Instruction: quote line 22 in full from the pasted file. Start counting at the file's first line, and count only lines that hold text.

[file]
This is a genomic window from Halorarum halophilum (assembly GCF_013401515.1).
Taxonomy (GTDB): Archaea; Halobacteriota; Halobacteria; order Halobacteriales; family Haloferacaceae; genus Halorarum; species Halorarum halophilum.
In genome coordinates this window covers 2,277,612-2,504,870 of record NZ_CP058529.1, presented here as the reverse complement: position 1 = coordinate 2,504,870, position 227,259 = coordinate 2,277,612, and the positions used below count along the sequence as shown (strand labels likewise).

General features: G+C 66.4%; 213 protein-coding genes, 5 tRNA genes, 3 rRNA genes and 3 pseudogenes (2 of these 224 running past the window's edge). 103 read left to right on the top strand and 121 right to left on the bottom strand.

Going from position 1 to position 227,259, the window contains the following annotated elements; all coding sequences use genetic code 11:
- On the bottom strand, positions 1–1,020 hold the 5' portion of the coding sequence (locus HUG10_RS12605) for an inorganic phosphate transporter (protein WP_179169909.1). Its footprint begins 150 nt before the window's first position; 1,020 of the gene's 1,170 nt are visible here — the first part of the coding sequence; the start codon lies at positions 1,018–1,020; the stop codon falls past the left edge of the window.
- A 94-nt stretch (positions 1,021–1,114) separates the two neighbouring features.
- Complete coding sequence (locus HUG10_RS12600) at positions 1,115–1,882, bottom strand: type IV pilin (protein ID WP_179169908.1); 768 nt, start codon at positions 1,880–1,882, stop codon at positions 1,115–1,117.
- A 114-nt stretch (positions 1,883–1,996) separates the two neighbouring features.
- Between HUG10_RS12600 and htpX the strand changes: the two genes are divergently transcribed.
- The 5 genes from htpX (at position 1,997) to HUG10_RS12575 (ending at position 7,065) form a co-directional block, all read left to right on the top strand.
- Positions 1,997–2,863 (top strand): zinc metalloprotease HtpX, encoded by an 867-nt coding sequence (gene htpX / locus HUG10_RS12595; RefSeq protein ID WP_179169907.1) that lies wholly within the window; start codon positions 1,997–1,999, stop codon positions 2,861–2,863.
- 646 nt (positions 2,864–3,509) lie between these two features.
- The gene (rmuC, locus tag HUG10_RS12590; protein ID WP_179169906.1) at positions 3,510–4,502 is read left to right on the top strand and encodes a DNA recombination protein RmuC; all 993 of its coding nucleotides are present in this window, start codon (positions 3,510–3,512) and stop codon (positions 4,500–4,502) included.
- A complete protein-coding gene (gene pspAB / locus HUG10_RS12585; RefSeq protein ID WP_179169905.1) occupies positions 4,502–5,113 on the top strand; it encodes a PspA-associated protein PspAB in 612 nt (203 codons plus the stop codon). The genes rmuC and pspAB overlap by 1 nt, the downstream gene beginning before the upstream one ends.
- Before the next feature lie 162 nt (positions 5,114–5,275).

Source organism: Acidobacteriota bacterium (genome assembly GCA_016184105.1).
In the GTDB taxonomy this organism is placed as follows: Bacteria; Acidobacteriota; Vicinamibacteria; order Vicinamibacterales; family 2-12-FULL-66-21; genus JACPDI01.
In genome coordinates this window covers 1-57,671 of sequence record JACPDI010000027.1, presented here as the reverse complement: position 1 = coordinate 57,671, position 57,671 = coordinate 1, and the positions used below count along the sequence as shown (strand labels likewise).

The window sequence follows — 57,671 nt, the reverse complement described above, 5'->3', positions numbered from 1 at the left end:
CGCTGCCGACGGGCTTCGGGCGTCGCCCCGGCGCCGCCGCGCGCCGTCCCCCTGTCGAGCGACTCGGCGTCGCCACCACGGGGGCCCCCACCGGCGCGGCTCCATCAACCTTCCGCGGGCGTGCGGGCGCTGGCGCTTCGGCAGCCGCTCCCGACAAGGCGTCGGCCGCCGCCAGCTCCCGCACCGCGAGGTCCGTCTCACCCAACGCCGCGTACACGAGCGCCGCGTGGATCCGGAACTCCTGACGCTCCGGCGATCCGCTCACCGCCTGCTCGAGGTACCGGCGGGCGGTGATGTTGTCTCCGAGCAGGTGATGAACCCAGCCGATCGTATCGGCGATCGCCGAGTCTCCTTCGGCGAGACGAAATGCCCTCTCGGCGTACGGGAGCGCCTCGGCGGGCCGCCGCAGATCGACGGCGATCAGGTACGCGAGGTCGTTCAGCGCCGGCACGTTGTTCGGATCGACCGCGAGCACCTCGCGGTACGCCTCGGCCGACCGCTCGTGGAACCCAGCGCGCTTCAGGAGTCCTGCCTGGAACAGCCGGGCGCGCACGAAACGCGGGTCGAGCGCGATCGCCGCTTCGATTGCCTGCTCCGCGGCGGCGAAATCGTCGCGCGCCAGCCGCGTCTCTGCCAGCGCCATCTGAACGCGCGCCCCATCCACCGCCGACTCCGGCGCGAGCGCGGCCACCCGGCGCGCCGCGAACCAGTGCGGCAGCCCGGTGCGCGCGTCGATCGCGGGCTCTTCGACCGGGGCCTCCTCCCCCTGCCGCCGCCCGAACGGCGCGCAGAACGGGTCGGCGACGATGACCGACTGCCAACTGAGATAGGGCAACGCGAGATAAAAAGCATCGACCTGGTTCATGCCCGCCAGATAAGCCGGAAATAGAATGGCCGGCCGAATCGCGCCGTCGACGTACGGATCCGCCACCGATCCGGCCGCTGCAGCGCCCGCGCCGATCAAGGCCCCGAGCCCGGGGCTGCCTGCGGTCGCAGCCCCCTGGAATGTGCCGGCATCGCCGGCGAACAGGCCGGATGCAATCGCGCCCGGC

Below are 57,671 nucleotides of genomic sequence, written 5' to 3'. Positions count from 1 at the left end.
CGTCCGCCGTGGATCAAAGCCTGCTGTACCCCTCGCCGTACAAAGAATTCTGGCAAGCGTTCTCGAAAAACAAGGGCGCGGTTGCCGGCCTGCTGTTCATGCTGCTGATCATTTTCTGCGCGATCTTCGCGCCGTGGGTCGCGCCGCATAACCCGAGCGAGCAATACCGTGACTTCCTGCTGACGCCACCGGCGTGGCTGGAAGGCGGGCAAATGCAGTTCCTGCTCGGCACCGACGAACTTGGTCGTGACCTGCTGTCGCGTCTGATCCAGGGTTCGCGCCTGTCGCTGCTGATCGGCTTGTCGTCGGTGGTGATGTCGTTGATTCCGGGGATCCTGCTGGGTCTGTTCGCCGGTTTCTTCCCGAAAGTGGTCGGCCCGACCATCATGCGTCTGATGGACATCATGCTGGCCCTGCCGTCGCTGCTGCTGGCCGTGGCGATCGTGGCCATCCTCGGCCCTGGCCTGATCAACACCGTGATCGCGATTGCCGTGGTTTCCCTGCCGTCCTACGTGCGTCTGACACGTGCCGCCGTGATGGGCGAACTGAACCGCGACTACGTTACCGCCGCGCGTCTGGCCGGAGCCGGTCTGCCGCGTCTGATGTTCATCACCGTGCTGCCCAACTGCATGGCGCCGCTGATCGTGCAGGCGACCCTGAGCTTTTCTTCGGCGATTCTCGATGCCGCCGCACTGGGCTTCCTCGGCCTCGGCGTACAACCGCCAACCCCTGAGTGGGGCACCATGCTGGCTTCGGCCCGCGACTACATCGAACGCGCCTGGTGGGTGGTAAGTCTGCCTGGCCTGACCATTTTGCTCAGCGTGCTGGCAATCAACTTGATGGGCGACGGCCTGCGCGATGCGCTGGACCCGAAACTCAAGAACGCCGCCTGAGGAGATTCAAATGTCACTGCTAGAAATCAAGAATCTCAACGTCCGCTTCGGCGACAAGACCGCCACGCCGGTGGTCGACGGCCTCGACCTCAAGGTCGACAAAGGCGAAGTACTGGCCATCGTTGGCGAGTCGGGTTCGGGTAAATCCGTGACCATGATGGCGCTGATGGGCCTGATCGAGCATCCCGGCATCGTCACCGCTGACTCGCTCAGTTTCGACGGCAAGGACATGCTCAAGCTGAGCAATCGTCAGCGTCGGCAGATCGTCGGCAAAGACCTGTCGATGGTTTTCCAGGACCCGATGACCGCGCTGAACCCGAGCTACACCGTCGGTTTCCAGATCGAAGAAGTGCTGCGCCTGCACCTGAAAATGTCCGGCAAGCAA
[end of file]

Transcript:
Below are 57,671 nucleotides of genomic sequence, written 5' to 3'. Positions count from 1 at the left end.